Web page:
10 August 2006
A Massive Distraction: Cynicism Rules
By Gwynne Dyer
“I used to know when I was being deeply cynical and when I wasn’t,” said a friend who just made it into London before they closed Heathrow airport for the terrorist scare. “Now, I don’t.”
Back in February 2003, when Prime Minister Tony Blair was trying to persuade a reluctant Britain that invading Iraq alongside the United States was a really neat idea, tanks suddenly appeared on the perimeter road around Heathrow to guard against an impending terrorist attack. It wasn’t clear what they were supposed to do — crush the terrorists under their treads? — and no actual terrorists ever showed up, but it helped to shape public opinion. So how different is it this time?
Hundreds of flights delayed or cancelled. Twenty-four alleged conspirators arrested in East London, Thames Valley towns and Birmingham, many of them described by neighbours as bearded Muslims wearing traditional dress. Shocking revelations that they had a new technique for blowing up to ten aircraft on the heavily travelled London-US routes out of the sky simultaneously by smuggling explosive liquids aboard. All cabin baggage banned on flights out of Britain. And in a classic case of panic envy, the US Department of Homeland Security declares a red alert in the United States, too.
That should scare the public into supporting the “war on terror” a bit longer, even if the real wars are about something else, and are going seriously wrong: Iraq sliding into civil war, the Taliban coming back in Afghanistan, Israel flattening Lebanon without making any significant dent in Hezbollah’s capabilities. Most people will assume that with all that smoke, there must be some fire.
Of course there’s some fire. Terrorists of various sorts have been in business for about forty years, and the current crop of Islamist terrorists are especially dangerous since they are willing to kill themselves along with their victims. But in the United States more people die on the roads every single month than Islamist terrorists have killed since the year 2000, and in Britain it’s more people every week. Yet neither country has tried to restrict access to cars.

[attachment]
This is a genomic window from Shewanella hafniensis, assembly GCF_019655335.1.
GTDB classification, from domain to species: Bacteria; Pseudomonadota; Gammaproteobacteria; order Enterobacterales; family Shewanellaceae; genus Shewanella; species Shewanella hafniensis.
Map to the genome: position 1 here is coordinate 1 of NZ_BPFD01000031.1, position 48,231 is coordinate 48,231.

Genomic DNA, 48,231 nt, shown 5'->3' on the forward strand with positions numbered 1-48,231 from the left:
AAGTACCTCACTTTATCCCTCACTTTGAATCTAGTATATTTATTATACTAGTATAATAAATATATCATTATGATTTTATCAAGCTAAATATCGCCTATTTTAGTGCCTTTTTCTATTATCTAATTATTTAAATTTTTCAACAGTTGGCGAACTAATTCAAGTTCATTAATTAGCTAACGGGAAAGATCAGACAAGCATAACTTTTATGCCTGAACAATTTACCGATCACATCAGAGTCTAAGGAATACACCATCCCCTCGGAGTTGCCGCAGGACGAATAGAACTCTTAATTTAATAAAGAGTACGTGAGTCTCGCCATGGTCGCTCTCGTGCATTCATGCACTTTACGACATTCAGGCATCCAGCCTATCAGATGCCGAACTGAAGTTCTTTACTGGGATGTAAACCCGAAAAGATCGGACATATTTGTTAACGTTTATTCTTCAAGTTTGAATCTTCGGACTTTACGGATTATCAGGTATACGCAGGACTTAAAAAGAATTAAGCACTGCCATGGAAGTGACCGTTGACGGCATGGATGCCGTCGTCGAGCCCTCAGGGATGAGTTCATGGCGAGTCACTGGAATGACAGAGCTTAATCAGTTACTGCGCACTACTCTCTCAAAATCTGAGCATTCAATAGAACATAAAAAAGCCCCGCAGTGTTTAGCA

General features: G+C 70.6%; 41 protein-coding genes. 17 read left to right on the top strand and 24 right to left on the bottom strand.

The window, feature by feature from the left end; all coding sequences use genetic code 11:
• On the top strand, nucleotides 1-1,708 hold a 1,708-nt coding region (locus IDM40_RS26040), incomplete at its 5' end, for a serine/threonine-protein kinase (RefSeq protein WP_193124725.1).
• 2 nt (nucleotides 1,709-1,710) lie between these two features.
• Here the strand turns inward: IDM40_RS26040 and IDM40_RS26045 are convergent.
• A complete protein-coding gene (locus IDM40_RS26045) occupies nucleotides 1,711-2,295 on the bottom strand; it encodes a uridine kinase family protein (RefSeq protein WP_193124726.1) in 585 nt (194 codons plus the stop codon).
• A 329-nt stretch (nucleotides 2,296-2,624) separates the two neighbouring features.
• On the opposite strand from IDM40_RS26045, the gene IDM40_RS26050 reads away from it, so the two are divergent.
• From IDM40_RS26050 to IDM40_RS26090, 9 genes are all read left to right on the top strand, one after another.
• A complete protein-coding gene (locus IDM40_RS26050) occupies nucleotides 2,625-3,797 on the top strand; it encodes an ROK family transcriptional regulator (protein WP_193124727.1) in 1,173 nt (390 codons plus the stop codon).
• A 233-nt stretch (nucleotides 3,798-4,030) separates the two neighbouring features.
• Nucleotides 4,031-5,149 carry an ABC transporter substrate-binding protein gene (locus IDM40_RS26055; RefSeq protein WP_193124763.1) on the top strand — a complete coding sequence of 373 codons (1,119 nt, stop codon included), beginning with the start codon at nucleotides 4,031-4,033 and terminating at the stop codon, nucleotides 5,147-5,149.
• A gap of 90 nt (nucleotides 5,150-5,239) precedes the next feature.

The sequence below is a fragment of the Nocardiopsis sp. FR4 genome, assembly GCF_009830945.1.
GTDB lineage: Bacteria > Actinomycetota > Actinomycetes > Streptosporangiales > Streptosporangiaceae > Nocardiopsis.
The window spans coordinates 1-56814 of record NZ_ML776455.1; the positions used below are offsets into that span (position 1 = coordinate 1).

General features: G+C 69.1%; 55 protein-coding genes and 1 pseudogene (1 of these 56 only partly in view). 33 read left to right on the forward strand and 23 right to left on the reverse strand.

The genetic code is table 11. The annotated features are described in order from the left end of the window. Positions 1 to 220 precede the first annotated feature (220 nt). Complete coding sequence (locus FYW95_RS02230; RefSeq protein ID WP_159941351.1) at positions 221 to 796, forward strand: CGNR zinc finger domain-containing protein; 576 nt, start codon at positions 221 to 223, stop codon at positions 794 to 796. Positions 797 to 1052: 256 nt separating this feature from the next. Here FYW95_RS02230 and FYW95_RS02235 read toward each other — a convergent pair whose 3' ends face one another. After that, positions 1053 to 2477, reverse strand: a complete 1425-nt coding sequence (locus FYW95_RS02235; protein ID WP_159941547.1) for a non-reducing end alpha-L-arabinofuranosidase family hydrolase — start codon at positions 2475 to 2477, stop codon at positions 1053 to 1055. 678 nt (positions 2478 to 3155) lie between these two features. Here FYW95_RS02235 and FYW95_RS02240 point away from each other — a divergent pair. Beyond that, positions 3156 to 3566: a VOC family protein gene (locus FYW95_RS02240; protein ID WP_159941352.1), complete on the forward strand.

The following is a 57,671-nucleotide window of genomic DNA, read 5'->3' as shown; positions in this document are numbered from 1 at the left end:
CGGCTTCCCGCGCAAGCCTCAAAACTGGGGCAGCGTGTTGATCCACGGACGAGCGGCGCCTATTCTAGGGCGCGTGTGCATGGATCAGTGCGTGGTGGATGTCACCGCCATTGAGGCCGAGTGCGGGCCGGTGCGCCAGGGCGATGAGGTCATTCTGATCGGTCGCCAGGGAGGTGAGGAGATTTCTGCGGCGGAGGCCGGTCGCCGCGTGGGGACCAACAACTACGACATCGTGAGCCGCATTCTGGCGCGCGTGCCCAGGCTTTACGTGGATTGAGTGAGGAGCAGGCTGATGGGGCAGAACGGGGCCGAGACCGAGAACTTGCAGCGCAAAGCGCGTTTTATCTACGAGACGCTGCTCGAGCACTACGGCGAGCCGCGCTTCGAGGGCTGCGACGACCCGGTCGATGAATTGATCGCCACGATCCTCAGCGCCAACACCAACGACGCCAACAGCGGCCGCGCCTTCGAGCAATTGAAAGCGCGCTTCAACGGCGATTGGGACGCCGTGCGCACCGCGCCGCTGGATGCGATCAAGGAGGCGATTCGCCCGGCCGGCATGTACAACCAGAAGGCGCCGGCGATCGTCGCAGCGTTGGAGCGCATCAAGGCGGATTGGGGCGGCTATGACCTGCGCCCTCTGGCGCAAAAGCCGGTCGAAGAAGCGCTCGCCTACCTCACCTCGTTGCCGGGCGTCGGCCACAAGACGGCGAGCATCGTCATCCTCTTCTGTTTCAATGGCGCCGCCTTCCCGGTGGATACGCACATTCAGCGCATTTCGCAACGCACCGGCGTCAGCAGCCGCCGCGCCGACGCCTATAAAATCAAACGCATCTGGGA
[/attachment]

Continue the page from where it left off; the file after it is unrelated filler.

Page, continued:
Maybe it’s cynical, but there are strong grounds for suspecting that this is all a charade. If they infiltrated these terrorist cells many months ago and have now have arrested most of the members, then why would they institute drastic new security measures on flights at this point? And did they really only realise in the last few days that explosives come in liquid form as well?
After the arrests in Britain on the night of 9-10 August, Peter Clarke, head of Scotland Yard’s anti-terrorist branch, assured the media that “during the investigation an unprecedented level of surveillance has been undertaken….We have been looking at meetings, movement, travel, spending and the aspirations of a large group of people….The investigation reached a critical point last night when the decision was made to take urgent action in order to disrupt what we believe was being planned.”
Fair enough, although this is the same organisation that took “urgent action” to kill an innocent Brazilian called Jean Charles de Menezes in July 2005 “in order to disrupt what we believe was being planned,” and earlier this year shot and wounded another innocent person in London in the course of a raid on a Muslim family in east London based on manifestly unreliable information. So maybe 24 terrorist plotters have been arrested in Britain, or maybe 24 innocent British Muslims with full beards, or more likely some combination of the two. But whatever the truth of that, why the panic?
British Home Secretary John Reid boldly asserted that the “main players” had been accounted for, and Scotland Yard Deputy Commissioner Paul Stephenson proudly announced that “we are confident that we have disrupted a plan by terrorists to cause untold death and destruction and commit mass murder.” Well done, lads — but if you have them all locked up, why are you closing the airports and bringing in all these draconian security measures now? A couple of months ago, when you first uncovered this plot but didn’t know all the “main players,” I could understand such drastic precautions, but why now?
Maybe it was those explosive “liquid chemicals” they were planning to smuggle aboard the planes. After all, it’s only 160 years since nitroglycerin was invented. It’s a mere eleven years since al-Qaeda associate Ramzi Yousef plotted to blow up 12 airliners flying across the Pacific at the same time with nitro carried aboard in contact lens solution bottles. Who could have foreseen this? Quick! Bring in new security measures!
They really aren’t that stupid. They have been checking liquids that people want to carry aboard flights at airport security checkpoints for years. There would be no need for drastic new security measures even if the alleged British terrorist ring were still on the loose. This is all hype, designed to frighten the British and American publics into supporting the wars of their deeply unpopular governments (and the war of their Israeli ally as well).
Or am I being too cynical? Maybe they’re just stupid. I really don’t know any more.
To shorten to 725 words, omit paragraphs 4 and 5. (“That should…cars”)